“After all,” said the old gentleman to himself, “it’s not the young fellow’s fault. If his father was a heartless scoundrel, it doesn’t follow that he knows it. Well, the man is dead—it can’t be helped now, that’s certain. But what a cunningly-contrived plot it is! Shuts my mouth by confiding to me the incognito and sending me the son to educate; destroys the last hope of setting an old wrong right; takes advantage, for base ends, of the deepest feelings of human hearts: not to speak of preventing the young man himself from being party to a noble and generous action. Did ever man carry such a load down to the grave!
“Suppose Margaret—no! it isn’t likely she would know any thing about it. He wasn’t the man to make confidants of women. She gave the message to the son, not knowing what it meant, probably. Why, he wouldn’t have dared to tell her! And then inviting Cornelia—no, no! I’ve had some acquaintance with Margaret, and, with all her nonsense, I believe she’s honest. Besides, what interest could she have to be otherwise? To be sure, she didn’t give me the true reason for the incognito; but that’s nothing; she’s just the woman to tell a useless fib, and reserve the truth for important occasions only—or what she thinks such.”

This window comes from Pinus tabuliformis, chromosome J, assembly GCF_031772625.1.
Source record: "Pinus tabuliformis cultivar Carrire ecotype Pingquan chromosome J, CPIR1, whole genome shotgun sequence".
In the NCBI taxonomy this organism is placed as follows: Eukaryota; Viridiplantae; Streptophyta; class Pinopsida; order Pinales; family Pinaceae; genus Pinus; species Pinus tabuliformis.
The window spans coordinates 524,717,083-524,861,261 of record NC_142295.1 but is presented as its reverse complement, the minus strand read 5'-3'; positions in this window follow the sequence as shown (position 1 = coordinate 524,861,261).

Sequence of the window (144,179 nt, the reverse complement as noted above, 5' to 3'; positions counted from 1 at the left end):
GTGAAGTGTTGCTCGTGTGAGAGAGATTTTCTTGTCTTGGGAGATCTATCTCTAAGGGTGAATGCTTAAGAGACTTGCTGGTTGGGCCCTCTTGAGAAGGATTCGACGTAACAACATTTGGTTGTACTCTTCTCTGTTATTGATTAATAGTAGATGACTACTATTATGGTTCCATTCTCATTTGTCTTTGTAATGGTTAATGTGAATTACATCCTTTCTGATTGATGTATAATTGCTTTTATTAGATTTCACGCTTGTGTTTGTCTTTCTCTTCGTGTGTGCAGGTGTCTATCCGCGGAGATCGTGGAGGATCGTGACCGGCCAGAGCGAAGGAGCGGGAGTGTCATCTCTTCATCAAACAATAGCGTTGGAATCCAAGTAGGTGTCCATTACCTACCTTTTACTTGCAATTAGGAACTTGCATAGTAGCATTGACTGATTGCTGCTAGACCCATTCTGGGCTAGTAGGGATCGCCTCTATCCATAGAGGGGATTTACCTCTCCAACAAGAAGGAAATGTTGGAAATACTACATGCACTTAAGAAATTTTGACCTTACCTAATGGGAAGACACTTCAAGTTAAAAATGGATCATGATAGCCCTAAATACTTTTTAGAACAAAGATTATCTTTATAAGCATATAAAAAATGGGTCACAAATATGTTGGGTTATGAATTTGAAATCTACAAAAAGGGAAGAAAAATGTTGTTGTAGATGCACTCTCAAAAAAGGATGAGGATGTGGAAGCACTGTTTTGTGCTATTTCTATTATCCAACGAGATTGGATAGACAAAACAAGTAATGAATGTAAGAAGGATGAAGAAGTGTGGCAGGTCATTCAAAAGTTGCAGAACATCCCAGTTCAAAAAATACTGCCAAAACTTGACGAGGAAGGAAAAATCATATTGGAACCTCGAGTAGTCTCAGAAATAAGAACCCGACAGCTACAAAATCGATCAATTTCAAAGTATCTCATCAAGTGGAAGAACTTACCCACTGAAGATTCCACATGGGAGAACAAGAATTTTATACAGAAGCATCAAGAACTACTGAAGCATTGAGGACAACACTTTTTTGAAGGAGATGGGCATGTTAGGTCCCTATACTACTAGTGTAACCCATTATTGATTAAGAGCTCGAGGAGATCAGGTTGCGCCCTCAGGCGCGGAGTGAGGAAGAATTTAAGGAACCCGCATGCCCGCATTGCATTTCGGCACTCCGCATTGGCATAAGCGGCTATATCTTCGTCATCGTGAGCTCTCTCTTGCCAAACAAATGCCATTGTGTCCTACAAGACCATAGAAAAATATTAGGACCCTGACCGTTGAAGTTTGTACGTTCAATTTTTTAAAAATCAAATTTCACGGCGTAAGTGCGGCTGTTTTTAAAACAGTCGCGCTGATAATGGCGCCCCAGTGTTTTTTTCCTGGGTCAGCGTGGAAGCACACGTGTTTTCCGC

The professor remained a while longer at the window, abstractedly staring at the drops which hastened after one another from the wet eaves. Suddenly he turned around, and walked up to the table, flapping his slipper-heels, and settling his spectacles, as he went.
“Did any one ever speak to you of your mother, sir?” demanded he in the ear of the reading Bressant. “Confound the fellow!” passed at the same time through his mind; “does he think I’m a chair or a table?”